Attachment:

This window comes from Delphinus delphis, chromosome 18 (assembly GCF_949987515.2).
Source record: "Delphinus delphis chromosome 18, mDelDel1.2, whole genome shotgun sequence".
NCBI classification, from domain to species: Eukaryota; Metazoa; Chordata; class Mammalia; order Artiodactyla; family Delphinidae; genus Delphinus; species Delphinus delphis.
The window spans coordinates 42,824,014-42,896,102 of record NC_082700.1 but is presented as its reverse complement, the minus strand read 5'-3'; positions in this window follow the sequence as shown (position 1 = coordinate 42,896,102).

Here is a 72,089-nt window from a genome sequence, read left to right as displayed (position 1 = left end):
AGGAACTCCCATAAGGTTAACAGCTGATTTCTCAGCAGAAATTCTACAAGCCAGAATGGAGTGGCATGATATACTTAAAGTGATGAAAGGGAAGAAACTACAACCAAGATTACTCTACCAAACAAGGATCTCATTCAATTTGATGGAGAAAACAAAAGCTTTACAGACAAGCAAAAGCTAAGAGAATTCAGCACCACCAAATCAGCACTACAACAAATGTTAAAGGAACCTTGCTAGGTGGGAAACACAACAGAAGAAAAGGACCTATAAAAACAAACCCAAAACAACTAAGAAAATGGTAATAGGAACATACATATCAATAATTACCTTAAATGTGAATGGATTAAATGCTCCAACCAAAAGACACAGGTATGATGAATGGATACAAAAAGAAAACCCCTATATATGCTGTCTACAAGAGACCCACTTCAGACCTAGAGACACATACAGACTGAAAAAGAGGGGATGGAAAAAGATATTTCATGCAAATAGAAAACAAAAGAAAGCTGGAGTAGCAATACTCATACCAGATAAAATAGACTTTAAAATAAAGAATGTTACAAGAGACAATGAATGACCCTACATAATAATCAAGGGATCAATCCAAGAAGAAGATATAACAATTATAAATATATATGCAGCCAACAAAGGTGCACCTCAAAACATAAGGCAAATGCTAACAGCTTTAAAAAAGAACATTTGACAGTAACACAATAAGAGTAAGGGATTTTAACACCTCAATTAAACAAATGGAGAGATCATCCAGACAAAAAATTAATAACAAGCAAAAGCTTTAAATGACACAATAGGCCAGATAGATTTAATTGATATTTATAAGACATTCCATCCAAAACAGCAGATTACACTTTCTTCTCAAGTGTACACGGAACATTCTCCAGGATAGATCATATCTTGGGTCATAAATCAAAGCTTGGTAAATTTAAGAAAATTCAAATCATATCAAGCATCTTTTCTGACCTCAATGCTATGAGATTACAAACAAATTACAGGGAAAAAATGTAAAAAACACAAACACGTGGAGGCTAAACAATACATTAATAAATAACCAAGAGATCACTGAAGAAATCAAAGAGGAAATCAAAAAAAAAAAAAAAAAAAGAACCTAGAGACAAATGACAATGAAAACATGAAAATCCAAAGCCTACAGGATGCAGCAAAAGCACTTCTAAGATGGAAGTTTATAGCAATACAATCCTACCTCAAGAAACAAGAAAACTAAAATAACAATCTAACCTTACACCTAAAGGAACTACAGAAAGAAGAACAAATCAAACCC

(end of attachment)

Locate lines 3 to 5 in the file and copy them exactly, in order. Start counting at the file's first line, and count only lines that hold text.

NCBI classification, from domain to species: Eukaryota; Metazoa; Chordata; class Mammalia; order Artiodactyla; family Delphinidae; genus Delphinus; species Delphinus delphis.
The window spans coordinates 42,824,014-42,896,102 of record NC_082700.1 but is presented as its reverse complement, the minus strand read 5'-3'; positions in this window follow the sequence as shown (position 1 = coordinate 42,896,102).

Here is a 72,089-nt window from a genome sequence, read left to right as displayed (position 1 = left end):